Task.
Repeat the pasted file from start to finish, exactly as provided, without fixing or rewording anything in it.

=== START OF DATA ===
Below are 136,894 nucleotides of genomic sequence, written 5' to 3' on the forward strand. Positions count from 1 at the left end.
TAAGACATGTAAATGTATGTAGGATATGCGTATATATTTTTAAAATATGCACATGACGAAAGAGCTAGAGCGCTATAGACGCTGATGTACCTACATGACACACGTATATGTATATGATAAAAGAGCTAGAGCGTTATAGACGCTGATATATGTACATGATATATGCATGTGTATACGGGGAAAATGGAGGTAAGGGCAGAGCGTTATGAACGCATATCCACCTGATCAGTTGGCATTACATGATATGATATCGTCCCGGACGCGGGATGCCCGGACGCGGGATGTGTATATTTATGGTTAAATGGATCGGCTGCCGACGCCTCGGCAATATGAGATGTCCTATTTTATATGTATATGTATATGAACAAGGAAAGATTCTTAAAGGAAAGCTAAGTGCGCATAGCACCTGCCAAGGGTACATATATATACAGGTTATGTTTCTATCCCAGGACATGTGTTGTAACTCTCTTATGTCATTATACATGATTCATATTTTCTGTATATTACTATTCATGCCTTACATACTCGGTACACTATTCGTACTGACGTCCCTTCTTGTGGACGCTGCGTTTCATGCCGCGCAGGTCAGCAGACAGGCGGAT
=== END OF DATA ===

Below are 136,894 nucleotides of genomic sequence, written 5' to 3' on the forward strand. Positions count from 1 at the left end.
TAAGACATGTAAATGTATGTAGGATATGCGTATATATTTTTAAAATATGCACATGACGAAAGAGCTAGAGCGCTATAGACGCTGATGTACCTACATGACACACGTATATGTATATGATAAAAGAGCTAGAGCGTTATAGACGCTGATATATGTACATGATATATGCATGTGTATACGGGGAAAATGGAGGTAAGGGCAGAGCGTTATGAACGCATATCCACCTGATCAGTTGGCATTACATGATATGATATCGTCCCGGACGCGGGATGCCCGGACGCGGGATGTGTATATTTATGGTTAAATGGATCGGCTGCCGACGCCTCGGCAATATGAGATGTCCTATTTTATATGTATATGTATATGAACAAGGAAAGATTCTTAAAGGAAAGCTAAGTGCGCATAGCACCTGCCAAGGGTACATATATATACAGGTTATGTTTCTATCCCAGGACATGTGTTGTAACTCTCTTATGTCATTATACATGATTCATATTTTCTGTATATTACTATTCATGCCTTACATACTCGGTACACTATTCGTACTGACGTCCCTTCTTGTGGACGCTGCGTTTCATGCCGCGCAGGTCAGCAGACAGGCGGAT